Now, I can also provide my feedback as a user of the DTrace support in node: in general, I haven't had the need to have static probes in libuv, which is maybe a sign of why removing them a while ago hasn't generated any significant pushback.

On the question of:

understand[ing] the critical use cases and requirements for the existing probes

I would say that I use the existing DTrace static probes very often to understand the behavior of node HTTP clients and servers (latency, distribution of requests methods/paths/etc., etc.) while:

  1. having the guarantee that my observations do not have a significant impact on performance/stability of the observed system

  2. having access to the whole system's view when those probes fire (e.g native stack frames)

@davepacheco mentioned specific use cases in a previous Twitter thread at https://twitter.com/dapsays/status/963921954309730304 that are similar to mine. I can definitely help anyone understand those use cases better. If people are interested, just let me know.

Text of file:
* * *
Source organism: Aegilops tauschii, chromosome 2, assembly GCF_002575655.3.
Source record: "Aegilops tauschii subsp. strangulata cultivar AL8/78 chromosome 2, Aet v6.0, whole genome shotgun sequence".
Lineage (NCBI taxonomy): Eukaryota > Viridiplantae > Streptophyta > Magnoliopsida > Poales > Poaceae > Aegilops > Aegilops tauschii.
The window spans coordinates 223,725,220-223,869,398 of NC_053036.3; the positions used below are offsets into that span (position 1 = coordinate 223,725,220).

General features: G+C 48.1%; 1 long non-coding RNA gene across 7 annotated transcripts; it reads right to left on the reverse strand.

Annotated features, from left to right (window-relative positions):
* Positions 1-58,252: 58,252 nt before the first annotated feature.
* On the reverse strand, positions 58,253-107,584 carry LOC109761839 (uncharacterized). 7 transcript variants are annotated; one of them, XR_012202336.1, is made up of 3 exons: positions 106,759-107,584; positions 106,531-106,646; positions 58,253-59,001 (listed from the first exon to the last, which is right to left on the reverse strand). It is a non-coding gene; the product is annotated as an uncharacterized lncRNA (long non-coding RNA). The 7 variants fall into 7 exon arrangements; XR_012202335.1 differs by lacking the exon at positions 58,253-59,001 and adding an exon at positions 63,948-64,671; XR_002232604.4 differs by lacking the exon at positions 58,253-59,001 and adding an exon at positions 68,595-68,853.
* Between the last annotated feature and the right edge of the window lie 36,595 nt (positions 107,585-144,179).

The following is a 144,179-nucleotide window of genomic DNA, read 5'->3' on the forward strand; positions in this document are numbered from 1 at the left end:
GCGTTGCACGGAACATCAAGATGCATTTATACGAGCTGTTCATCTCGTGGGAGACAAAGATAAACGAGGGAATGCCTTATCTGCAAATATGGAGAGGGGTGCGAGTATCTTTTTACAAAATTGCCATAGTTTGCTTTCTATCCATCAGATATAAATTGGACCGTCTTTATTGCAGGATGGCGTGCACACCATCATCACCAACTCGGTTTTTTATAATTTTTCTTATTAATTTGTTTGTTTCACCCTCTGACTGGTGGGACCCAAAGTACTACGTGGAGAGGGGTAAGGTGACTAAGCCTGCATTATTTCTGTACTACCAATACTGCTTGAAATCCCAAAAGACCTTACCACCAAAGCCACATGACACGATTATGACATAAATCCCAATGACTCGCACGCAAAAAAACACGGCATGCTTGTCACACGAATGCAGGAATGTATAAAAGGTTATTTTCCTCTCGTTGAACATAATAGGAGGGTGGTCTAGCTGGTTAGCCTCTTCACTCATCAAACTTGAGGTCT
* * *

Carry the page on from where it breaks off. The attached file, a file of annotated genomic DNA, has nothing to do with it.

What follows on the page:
However, just to make sure this was not lost in the length of this comment: I would really like us to be a bit more precise about what the "maintenance" burden is. If there's anyway users of the DTrace support can help with that, let's talk about that too.

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commented Feb 28, 2018

@geek ... look at the lltng probes, for instance... apparently using --with-lltng has been broken in build for a while and no one noticed. We're now just going ahead and pulling those out because apparently no one is using them.

For the dtrace probes, I'm evaluating now the best way to instrument the new http2 code paths and I'm trying to avoid having to instrument for dtrace and v8 trace events separately. I also want to instrument more for the performance API. Part of this entire discussion is to see if it's possible to develop a single instrumentation approach that allows us to support multiple providers and ensures that we have appropriate test coverage across those.